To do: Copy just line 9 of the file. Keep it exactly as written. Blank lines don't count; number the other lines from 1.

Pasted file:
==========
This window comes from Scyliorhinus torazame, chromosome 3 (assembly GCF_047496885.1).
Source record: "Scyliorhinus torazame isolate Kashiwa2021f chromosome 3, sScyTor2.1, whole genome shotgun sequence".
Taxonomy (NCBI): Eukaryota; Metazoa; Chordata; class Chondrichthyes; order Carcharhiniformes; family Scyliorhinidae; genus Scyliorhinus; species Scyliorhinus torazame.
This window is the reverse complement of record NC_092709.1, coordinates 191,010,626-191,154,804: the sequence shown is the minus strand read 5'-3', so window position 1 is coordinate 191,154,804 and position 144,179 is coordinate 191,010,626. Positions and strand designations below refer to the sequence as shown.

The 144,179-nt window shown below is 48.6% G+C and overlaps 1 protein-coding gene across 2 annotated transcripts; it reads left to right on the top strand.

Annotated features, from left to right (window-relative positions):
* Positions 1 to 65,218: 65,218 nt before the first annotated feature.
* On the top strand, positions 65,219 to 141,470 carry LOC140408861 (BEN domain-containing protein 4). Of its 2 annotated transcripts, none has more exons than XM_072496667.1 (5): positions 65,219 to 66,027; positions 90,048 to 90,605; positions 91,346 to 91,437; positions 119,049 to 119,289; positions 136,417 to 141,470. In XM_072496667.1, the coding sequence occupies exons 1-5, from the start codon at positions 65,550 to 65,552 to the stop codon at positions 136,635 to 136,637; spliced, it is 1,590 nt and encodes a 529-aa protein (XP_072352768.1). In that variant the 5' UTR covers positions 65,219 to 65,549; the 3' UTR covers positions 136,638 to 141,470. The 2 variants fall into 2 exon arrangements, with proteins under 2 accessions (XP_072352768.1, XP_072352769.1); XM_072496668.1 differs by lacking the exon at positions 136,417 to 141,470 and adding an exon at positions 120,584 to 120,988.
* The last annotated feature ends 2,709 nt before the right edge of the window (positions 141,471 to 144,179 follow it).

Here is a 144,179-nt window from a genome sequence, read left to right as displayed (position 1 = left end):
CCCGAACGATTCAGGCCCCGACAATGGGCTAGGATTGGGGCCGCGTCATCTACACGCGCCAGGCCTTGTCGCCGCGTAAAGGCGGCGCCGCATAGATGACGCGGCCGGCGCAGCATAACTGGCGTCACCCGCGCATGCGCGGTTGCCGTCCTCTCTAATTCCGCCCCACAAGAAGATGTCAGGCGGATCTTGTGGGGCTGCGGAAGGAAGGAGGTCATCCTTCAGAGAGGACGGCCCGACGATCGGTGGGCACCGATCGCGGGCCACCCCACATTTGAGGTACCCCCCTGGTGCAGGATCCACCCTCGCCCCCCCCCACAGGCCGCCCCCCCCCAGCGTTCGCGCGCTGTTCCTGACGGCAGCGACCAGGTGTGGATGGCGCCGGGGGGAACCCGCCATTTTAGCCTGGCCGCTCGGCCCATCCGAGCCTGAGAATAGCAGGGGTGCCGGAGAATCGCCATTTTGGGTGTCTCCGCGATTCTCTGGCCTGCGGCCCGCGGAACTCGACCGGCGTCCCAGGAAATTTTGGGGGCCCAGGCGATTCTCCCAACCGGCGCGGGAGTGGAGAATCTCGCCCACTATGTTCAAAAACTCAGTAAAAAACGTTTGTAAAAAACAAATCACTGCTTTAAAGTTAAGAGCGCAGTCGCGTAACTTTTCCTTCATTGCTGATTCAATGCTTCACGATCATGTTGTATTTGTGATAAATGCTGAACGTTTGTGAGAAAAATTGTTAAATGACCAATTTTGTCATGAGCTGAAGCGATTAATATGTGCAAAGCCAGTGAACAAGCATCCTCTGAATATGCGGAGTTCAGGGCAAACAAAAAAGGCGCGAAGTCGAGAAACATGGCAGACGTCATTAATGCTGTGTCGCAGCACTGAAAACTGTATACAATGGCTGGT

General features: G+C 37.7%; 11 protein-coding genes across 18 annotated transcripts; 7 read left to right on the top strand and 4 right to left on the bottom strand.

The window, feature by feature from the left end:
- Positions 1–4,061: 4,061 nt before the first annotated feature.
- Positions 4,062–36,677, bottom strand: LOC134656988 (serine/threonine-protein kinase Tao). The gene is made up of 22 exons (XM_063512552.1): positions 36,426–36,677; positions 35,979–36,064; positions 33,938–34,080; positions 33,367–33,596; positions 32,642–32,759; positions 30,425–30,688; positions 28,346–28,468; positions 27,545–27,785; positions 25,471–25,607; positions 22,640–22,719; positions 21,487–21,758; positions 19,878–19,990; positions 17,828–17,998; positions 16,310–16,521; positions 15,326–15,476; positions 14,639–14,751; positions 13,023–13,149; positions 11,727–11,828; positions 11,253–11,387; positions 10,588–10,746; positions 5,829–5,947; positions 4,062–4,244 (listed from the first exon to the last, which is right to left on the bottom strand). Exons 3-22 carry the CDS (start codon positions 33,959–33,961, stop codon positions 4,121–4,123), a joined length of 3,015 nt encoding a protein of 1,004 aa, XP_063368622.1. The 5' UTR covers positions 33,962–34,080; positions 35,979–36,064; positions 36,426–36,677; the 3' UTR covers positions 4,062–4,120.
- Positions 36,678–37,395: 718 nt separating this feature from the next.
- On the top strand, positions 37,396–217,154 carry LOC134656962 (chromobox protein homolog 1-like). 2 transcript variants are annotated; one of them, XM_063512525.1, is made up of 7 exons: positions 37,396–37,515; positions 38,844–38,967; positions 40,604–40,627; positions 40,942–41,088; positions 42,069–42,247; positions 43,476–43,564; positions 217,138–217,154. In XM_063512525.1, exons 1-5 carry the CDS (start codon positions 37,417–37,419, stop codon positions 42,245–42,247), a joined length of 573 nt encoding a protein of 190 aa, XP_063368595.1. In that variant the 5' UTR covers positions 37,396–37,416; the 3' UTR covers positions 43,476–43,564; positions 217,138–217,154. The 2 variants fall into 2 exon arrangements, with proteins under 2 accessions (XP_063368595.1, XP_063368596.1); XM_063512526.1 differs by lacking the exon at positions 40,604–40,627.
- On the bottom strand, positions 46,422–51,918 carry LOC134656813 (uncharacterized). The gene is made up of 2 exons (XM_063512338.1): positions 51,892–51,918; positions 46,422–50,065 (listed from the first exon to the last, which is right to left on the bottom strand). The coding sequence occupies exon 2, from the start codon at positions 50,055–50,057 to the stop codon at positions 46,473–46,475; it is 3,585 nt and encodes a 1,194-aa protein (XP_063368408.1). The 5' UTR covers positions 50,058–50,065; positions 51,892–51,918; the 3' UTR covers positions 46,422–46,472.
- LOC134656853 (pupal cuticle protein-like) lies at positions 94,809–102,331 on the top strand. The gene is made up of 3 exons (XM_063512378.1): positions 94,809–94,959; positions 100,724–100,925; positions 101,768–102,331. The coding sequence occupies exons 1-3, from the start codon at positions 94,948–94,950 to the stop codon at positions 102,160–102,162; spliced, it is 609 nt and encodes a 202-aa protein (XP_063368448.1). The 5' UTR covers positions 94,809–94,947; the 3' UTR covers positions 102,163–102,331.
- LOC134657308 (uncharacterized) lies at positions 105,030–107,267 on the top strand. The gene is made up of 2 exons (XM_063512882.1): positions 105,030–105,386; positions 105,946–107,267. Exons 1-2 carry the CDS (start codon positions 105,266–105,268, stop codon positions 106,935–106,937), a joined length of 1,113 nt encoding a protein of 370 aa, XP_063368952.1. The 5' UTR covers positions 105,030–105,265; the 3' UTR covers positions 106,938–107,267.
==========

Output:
* The last annotated feature ends 2,709 nt before the right edge of the window (positions 141,471 to 144,179 follow it).